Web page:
Our amazing gappers, Neal and James, returned to sunny Blackpool this week and have already started to share their stories. Here they write some intial thoughts on their return.
My month in Sierra Leone was eye opening and truly inspiring. It gave me the chance to stay in communities with extremely basic conditions: no water or electricity. Throughout this trip I learnt about how a lot of the world live and it taught me how much we can change people’s lives for the better.
I had the opportunity to meet with many communities and spend a lot of time with them. We exchanged stories and spoke about how the self-sustaining CAFOD funded projects had developed better livelihoods and improved family income.
We spoke at length about unlocking the potential of the Moringa cake as a food supplement to increase the productivity, and profitability of poultry and fresh water fish in Sierra Leone and how this project is changing the lives of the beneficiaries of each community.
Families can now afford to send their children to school, to buy food and resources but most importantly the Moringa cake project has empowered communities.
This has been an experience of a life time and I am now able to keep these stories photographs and memories for life but also to share and educate people on CAFOD’s work overseas.
I have now been back from El Salvador and Guatemala for just over a week and my time spent there with CAFOD as part of there ‘Step into the Gap’ programme has been one that has been thoroughly enjoyable. The people that we met and the stories that we heard have all been inspiring. Not only have they personally had an in impact on me, but I am certain that they will have an impact on the people that I share them with.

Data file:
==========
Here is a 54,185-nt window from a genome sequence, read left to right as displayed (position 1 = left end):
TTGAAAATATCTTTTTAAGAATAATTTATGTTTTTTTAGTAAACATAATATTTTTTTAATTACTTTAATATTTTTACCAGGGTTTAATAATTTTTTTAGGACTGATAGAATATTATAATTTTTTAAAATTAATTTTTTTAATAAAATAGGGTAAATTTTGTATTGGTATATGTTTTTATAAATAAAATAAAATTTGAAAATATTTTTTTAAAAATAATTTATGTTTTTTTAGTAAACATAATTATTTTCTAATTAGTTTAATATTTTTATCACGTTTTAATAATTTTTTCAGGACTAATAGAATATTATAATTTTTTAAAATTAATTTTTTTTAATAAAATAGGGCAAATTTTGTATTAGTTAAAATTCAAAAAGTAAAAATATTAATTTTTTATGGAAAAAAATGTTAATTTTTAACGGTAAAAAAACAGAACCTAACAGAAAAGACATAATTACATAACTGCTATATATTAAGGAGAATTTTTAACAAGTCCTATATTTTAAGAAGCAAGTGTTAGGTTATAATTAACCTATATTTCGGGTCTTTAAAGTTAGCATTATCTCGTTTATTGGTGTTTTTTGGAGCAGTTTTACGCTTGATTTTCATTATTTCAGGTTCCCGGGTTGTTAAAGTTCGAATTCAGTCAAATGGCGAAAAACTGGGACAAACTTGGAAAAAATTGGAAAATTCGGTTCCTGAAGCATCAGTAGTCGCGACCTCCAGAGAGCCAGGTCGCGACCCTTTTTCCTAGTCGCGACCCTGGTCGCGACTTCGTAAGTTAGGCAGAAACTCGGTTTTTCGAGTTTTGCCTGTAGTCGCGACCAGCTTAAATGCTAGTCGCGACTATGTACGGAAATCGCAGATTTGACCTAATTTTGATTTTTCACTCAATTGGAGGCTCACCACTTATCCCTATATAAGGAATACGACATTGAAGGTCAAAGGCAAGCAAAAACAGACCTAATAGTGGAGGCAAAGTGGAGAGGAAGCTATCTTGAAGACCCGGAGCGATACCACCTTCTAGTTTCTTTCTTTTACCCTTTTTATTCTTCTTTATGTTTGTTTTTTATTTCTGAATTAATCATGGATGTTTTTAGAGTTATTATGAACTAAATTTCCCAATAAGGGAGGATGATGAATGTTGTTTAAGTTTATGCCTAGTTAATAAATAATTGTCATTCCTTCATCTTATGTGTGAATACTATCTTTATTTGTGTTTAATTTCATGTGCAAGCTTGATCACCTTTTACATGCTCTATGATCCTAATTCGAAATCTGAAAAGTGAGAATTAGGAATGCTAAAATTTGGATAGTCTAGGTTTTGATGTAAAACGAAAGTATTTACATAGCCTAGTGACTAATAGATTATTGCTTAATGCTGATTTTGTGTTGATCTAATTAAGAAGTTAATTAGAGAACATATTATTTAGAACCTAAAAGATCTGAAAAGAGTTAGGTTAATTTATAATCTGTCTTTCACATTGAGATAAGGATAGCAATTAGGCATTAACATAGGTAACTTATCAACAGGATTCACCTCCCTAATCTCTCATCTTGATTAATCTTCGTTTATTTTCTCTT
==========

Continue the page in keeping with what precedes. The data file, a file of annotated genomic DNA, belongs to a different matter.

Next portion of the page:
The story of both El Salvador and Guatemala is one that is steeped in the atrocities of war, and people’s lives being taken away all too soon. They are both similarly also linked with the fight for freedom, justice and equality, but all too often ignored by those in power. Those the events of war and conflict occurred in both El Salvador and Guatemala nearly 20 years ago respectively they still have deeply wounded the people living there today.
So with this in mind, what can be achieved through CAFOD’s work in these two places? Ultimately it comes from the core of CAFOD’s ethos, to offer people dignity and a feeling of self worth and purpose. Through CAFOD’s emphasis on the importance of solidarity and partnership these two fundamental traits of humanity can be achieved, and are achieved. The most adored person in this region is Oscar Romero, he once famously said, ‘aspire to be more, not to have more.’ This message of wanting to be more as a human, to be more complete as a human, is what for me makes these two places so very special and so very inspirational.
We’re now recruiting for next year’s Step into the Gap programme.
Closing date for applications is 31 March 2014.
More information here